Locating the Fracture in Your Infant and Ways to Deal With It
Sudden crying could be a sign of pain caused by a fracture in an OI affected baby. Firstly try and calm him down and once he calms down a bit, try and touch his body parts gently. If he starts crying on touching a certain part of his body, it may be fractured. Pick him up gently and place him in the car seat carefully with adequate padding. Be sure to drive slowly so that there is no jerking. At the hospital do not allow anyone else other than the doctor or the nurse to handle the child.
What Is the Long-Term Outlook?
The Long Time Outlook differs from type to type.
1. Type 1 OI
People affected by this type can lead normal lives in comparison to some of the severe types.
2. Type 2 OI
It is a severe form of the disease and usually fatal. The baby may be stillborn or may die in a few months. While some suffering children from this type of OI may live to adulthood, they may suffer several bone deformities.
3. Type 3 OI
Children with this type may suffer severe bone deformities and may have to take the help of wheelchairs to move around. Their lifespan is also shorter than the milder types of Type 1 or Type 4.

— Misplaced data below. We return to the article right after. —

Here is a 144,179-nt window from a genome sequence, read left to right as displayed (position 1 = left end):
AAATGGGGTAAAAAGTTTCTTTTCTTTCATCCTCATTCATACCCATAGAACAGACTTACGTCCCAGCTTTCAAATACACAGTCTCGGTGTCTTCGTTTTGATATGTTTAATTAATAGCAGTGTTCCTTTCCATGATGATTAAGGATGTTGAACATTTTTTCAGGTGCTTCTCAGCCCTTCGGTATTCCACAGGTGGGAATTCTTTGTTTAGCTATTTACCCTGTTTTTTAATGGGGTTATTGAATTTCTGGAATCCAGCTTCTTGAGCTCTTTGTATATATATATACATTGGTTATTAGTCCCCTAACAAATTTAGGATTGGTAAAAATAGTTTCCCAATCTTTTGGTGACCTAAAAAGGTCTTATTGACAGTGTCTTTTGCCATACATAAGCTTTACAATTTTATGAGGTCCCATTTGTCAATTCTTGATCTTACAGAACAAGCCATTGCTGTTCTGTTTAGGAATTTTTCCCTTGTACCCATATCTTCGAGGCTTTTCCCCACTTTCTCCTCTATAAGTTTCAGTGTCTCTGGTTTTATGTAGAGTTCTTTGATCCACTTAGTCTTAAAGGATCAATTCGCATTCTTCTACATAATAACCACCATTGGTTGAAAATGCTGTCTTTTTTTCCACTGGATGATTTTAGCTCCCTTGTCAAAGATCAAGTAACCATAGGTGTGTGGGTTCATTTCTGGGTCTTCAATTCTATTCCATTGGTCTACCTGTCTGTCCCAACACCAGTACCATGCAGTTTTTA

4. Type 4 OI
People with this form of the disease may have to take the help of crutches or wheelchairs to walk around, but their lifespan is normal.
Precautions to Take
Brittle Bone disease in babies can cause a lot of worries for the parents. A lot of care and precaution should be taken while handling such infants. Here is a list of things to be kept in mind –
- Osteogenesis Imperfecta in infants causes fractures by a simple push or a pull. Therefore care should be taken to avoid it.
- Caution should be taken while inserting IVs, taking blood pressure or taking an X-ray.
- The dosage of medicines should be according to the size and not the age in OI affected infants.
- In case you feel that your baby has had a fracture, refrain from moving that particular part of his body.
- Do not keep an infant’s head positioned only on one side. His head position should be carefully changed now and then so that his soft skull may not flatten only on one side.
- Never place your hand under the rib cage while lifting a baby with OI. It may cause a fracture in the rib cage.
The thought of bringing up a child having a disability due to Osteogenesis Imperfecta may seem like a Herculean task, but with time, you will come to terms with it. Along with patience and lots of care, parents of children affected by the disease should not shy away from filling their lives with love and affection.